'It was my mistake, and I'm sorry,' Zuckerberg says at hearing

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But the negative press hasn't deterred users, Zuckerberg said, in response to a question from a Senator Ron Johnson, R-Wis.

But senators showed no sign of doing anything as useful as that, so Zuck's net worth has soared.

In January, Zuckerberg said that Facebook took action to reduce deceptive content, and that those changes had already reduced time spent on the site by 50 million hours per day, or 5 percent.

"In principle, I think that that makes sense, and the details matter, and I look forward to having our team work with you on fleshing that out", Zuckerberg said.

Beginning at noon Eastern time on Monday, users should start seeing one of two messages at the top of their Facebook feed with the header "Protecting Your Information".

Zuckerberg paused for a full eight seconds, chuckled, grimaced before ultimately responding with "no". He insists that Facebook is an "idealistic" company that did not consider the possibility that its users data could be weaponized for electoral purposes.

"There are people in Russian Federation whose job it is to try to exploit our systems and other internet systems and other systems as well", he said.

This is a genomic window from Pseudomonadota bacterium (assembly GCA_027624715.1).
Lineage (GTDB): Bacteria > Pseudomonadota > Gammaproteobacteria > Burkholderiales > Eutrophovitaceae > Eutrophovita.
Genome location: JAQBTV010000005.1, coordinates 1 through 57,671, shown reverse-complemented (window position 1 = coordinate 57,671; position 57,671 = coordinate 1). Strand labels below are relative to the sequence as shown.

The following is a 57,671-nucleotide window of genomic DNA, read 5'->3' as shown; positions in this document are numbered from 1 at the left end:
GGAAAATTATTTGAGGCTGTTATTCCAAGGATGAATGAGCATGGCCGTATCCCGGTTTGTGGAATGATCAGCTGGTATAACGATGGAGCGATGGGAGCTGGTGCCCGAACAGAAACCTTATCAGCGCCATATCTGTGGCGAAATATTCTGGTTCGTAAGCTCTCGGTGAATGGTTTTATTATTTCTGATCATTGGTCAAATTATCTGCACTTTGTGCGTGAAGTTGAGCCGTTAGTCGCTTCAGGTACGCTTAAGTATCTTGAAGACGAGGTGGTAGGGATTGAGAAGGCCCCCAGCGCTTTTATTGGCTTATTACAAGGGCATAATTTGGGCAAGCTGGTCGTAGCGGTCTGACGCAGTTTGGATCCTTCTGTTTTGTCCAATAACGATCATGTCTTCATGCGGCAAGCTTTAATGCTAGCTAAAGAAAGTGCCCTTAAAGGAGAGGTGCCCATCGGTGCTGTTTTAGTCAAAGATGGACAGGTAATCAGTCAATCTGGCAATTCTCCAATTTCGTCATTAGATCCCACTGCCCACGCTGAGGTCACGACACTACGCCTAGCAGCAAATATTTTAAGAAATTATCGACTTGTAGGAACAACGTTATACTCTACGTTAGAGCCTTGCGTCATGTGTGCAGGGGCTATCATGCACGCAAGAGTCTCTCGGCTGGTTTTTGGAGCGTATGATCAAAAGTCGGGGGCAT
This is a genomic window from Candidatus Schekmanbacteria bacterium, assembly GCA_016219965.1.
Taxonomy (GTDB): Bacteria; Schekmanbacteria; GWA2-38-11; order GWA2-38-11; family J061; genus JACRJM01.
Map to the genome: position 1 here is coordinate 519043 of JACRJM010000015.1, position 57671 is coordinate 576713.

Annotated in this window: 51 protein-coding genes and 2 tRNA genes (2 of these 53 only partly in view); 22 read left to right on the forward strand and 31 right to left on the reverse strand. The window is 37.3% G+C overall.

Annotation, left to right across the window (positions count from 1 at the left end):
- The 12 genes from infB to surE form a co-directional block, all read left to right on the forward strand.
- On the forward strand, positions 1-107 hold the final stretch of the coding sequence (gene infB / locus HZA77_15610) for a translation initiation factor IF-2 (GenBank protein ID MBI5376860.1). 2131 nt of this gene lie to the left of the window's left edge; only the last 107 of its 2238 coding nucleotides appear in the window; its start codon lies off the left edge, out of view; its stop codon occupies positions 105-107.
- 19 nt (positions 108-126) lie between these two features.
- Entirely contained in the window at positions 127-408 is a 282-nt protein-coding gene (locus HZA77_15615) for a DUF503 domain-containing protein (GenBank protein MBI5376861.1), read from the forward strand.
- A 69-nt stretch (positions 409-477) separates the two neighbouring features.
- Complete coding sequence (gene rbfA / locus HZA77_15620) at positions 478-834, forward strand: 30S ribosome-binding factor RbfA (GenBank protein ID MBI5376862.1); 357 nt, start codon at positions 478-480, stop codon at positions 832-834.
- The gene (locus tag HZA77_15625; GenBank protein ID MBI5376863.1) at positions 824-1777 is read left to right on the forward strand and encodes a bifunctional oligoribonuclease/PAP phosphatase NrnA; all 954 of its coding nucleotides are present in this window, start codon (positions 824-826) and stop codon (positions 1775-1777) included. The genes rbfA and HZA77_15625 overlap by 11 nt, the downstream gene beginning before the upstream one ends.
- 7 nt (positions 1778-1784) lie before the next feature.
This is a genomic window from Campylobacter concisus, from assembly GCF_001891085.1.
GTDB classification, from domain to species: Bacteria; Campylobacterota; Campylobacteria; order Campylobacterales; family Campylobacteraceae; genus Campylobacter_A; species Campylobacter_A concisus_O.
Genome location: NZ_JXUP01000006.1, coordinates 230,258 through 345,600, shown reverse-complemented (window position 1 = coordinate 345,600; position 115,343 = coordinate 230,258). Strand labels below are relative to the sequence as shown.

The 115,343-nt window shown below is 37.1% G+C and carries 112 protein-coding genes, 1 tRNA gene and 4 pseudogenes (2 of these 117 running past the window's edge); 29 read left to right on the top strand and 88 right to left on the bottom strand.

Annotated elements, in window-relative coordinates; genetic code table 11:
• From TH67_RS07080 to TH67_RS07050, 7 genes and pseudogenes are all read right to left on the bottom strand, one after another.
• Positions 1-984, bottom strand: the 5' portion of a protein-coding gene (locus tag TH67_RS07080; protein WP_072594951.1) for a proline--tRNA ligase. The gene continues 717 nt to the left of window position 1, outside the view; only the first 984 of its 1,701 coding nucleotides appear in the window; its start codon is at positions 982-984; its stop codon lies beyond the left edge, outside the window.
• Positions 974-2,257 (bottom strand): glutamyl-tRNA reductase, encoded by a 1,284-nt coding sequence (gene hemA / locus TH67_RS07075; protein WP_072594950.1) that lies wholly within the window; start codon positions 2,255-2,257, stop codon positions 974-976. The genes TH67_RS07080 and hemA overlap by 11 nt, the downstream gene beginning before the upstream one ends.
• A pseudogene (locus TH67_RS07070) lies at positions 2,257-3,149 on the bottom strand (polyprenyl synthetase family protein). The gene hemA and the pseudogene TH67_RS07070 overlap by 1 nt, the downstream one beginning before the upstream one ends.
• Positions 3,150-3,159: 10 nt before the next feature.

'It was my mistake, and I'm sorry,' Zuckerberg says at hearing
'It was my mistake, and I'm sorry,' Zuckerberg says at hearing

Mr Zuckerberg, the CEO of the multi-billion-dollar company, accepted personal responsibility for the leak of users' data in the wake of the Cambridge Analytica scandal.

Facebook chief Mark Zuckerberg placed the blame for privacy and security lapses at the world's largest social network squarely on himself as he girded for appearances this week on Capitol Hill before angry lawmakers.

After the hearing, Zuckerberg said the social media platform has been investigating data gathering apps and he wants to prevent future interference in elections. "They are going to keep on getting better at this and we need to".

"When we heard back from Cambridge Analytica that they had told us that they weren't using the data and deleted it, we considered it a closed case".

Given the fallout from the Cambridge Analytica data breach scandal, it was expected the Facebook founder would eventually find himself in the hot seat. not a "booster seat".

While not everyone has received the notification yet, Facebook's help center now has a section that tells users whether they or their friend (s) were affected. In Myanmar, human rights groups say Facebook has been too slow to take down hateful posts about Rohingya Muslims.

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